Torts that spring from romantic relationships are nothing new- the first civil suit for romantic insult probably happened right around the time the first courtroom opened its doors. But Michigan state single mom Cheryl Gray is suing for damages allegedly visited upon her by a Facebook boyfriend, which ventures into the emerging realm of social media law.
Laws and lawsuits involving sites like Facebook and Twitter can be fascinating because they’re creating precedent and raising new legal questions every day. And Gray’s case is one such notable suit- the Facebook user filed against former beau Wylie Iwan, alleging misrepresentation, promissory estoppel, defamation of character and intentional infliction of emotional distress. Gray is seeking $8,368.88 for damages after she says she showered Iwan with gifts and planned a trip to his home state of Washington.
After Gray paid for the trip and a variety of trip related expenses- such as a trip to a Mariners game, Iwan told the 50-year-old woman he’d found someone else. Iwan, 35, claims that Gray lied about a variety of issues, including shaving eight years of her real age. He alleges she took screen shots of their private Facebook page, harassed him on his Facebook.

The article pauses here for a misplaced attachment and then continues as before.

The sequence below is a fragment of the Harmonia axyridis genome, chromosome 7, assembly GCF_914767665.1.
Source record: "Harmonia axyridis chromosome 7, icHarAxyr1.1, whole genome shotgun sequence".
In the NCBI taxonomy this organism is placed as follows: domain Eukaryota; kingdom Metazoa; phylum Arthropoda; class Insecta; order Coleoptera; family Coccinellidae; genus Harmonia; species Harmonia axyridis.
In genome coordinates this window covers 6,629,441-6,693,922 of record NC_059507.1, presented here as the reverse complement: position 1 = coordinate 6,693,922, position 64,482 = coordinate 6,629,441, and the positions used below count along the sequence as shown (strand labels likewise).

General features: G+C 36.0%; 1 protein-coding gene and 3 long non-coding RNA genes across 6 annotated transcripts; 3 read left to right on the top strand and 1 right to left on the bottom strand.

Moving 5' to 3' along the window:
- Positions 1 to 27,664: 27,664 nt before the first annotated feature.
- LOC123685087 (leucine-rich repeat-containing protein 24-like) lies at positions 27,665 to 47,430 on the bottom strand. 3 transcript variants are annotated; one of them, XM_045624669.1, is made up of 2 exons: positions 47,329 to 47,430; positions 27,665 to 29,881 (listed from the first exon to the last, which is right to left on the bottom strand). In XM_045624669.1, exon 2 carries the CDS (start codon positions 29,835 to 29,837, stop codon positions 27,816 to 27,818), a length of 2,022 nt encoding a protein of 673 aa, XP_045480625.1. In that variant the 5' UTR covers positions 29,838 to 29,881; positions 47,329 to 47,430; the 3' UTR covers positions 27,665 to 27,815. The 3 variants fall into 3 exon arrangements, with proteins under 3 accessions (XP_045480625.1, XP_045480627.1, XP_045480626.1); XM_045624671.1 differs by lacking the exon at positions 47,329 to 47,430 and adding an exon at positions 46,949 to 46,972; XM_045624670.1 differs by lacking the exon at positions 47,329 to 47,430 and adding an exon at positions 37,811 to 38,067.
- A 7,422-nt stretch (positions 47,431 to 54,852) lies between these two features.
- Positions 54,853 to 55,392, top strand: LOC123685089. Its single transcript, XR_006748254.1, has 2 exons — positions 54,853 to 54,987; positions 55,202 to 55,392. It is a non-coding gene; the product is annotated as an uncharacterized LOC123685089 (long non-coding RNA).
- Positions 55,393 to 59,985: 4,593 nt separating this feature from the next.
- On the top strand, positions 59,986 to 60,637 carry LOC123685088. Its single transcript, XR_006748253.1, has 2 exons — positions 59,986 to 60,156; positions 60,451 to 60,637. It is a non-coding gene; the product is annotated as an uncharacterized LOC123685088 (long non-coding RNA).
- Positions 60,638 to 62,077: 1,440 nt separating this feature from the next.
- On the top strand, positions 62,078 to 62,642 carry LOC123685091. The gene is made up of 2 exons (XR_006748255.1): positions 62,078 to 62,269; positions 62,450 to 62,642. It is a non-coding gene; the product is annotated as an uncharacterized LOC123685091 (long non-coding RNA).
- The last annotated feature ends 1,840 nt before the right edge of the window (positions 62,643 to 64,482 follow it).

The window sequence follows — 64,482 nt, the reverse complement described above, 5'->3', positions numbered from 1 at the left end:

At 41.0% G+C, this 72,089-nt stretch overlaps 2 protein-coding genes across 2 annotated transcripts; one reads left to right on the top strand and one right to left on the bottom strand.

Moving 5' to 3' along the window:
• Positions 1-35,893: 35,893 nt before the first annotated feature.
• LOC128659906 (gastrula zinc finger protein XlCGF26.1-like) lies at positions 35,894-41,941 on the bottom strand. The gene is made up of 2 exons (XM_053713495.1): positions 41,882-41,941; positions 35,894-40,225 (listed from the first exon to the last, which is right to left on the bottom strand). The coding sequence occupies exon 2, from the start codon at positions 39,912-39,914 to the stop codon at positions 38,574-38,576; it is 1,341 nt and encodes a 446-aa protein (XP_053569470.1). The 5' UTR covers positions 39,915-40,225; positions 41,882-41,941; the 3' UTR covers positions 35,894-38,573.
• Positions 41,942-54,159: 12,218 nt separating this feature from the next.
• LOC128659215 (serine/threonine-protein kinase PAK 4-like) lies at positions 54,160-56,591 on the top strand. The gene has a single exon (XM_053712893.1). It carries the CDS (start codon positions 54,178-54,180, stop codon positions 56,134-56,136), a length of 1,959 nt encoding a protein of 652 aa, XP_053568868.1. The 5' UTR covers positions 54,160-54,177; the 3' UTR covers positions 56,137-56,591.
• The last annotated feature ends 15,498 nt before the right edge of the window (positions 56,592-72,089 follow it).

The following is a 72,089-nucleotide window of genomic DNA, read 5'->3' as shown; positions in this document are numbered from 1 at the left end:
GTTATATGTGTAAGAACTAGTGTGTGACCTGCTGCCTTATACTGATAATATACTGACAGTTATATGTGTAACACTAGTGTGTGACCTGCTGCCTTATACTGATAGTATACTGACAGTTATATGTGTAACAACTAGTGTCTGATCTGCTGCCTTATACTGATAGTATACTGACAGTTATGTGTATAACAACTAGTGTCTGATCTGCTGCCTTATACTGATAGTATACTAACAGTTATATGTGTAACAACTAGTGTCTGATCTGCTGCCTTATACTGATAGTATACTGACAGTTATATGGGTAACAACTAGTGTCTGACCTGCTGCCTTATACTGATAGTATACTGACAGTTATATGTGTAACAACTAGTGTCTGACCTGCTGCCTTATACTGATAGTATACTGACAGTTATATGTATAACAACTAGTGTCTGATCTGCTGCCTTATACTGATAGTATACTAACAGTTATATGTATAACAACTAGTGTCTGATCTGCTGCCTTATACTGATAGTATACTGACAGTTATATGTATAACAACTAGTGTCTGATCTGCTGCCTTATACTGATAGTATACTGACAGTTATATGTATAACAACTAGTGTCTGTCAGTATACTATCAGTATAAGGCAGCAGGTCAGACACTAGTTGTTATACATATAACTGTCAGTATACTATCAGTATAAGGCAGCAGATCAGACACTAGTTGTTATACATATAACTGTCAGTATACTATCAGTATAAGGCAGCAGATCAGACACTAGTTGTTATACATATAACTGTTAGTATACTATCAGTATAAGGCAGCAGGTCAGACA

Gray contends that Iwan deliberately led her on and was involved with another woman long before he confessed to two-timing her. While judges are traditionally reluctant to preside over straightforward romantic disputes, this case will be interesting because evidence of the relationship as well as claims made by either party- unlike those whispered covertly in a breakroom or in a crowded bar- are presumably archived either on the site or in the complaining party’s email.
Do you think more cases like this will arise if Gray is successful? What do you think the standard for Facebook evidence should be, and should privacy laws apply?